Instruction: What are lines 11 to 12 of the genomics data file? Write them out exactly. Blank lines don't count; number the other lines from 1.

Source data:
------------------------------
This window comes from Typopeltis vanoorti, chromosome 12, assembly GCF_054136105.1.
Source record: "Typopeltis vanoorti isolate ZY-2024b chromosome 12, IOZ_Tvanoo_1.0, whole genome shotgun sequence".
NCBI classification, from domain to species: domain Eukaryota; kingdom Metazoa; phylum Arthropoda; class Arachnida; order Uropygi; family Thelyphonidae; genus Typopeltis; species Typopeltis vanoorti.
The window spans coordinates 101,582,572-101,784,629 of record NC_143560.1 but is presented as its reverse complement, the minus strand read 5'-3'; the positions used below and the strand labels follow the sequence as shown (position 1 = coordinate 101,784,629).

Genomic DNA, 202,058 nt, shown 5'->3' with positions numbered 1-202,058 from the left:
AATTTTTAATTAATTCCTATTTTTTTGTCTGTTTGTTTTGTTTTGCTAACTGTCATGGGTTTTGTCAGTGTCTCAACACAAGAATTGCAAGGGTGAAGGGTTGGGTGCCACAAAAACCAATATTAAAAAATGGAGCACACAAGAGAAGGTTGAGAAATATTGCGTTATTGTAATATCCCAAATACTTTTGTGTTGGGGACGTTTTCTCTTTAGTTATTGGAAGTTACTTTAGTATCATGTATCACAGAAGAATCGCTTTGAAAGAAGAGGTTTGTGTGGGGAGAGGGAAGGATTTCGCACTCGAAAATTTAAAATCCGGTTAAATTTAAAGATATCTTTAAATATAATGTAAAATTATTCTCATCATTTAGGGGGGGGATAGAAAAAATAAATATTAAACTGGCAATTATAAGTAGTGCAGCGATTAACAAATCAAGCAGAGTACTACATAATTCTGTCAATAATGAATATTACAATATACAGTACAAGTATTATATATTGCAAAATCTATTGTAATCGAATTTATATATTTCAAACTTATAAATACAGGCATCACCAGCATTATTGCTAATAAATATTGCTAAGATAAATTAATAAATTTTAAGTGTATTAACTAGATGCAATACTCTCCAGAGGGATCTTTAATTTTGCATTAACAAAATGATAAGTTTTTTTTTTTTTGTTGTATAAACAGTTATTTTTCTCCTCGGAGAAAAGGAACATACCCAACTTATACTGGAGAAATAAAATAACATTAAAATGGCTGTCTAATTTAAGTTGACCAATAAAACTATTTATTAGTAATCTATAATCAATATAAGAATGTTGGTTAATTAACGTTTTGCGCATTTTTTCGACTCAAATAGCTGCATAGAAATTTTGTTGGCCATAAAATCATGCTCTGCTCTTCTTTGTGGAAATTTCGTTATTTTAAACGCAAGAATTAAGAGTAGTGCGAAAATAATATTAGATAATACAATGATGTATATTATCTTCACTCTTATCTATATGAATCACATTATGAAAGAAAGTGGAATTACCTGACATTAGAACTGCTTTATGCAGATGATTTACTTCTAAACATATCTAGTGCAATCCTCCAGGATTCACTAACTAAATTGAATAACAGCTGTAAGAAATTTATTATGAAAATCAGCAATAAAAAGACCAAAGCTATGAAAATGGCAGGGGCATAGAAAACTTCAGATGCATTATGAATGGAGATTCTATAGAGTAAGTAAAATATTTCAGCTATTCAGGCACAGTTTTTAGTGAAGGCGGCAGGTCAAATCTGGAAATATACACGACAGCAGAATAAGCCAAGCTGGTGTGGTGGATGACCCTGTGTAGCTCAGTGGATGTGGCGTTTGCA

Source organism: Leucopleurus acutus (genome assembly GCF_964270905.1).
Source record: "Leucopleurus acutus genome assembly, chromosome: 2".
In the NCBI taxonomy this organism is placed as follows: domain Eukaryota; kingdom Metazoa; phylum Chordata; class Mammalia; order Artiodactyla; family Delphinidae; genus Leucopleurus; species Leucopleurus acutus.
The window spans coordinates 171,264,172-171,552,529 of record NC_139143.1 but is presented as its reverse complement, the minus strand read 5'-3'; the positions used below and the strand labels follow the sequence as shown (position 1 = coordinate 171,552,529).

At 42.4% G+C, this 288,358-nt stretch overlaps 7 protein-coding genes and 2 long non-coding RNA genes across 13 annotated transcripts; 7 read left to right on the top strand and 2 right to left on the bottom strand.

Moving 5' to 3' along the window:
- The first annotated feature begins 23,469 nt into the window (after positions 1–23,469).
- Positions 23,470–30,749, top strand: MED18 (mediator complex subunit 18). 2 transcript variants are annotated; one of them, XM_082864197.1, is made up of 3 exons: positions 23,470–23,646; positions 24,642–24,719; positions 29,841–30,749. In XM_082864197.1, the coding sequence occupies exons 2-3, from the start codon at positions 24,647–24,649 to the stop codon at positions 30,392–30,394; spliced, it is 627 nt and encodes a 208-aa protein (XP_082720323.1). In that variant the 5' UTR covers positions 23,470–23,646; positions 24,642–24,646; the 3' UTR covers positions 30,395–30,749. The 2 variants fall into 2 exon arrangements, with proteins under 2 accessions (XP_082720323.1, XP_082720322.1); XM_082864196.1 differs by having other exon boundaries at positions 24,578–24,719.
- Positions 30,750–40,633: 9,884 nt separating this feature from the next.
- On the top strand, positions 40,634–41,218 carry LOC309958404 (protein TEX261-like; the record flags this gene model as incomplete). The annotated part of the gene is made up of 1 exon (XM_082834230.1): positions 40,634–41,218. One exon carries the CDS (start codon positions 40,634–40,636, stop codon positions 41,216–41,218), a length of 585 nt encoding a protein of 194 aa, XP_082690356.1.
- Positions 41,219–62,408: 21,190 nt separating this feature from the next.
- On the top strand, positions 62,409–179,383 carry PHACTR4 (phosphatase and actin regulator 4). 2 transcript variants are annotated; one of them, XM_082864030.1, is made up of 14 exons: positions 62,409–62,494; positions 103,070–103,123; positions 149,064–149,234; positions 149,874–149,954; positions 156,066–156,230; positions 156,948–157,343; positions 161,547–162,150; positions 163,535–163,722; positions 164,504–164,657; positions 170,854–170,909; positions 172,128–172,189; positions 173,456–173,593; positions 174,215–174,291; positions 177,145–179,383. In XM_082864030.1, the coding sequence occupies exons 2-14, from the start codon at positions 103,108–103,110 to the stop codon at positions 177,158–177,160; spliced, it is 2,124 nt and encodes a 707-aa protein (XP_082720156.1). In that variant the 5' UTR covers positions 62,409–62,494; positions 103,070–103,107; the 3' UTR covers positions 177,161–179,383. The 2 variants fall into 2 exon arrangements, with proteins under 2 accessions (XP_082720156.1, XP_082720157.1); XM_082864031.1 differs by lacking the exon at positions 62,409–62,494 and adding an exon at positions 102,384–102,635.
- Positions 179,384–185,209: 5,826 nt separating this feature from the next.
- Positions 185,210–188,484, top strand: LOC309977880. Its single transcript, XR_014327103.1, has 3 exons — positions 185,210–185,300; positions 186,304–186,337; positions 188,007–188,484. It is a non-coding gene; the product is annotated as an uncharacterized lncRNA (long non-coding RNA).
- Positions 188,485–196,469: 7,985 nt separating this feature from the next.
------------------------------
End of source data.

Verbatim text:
At 42.4% G+C, this 288,358-nt stretch overlaps 7 protein-coding genes and 2 long non-coding RNA genes across 13 annotated transcripts; 7 read left to right on the top strand and 2 right to left on the bottom strand.

Moving 5' to 3' along the window: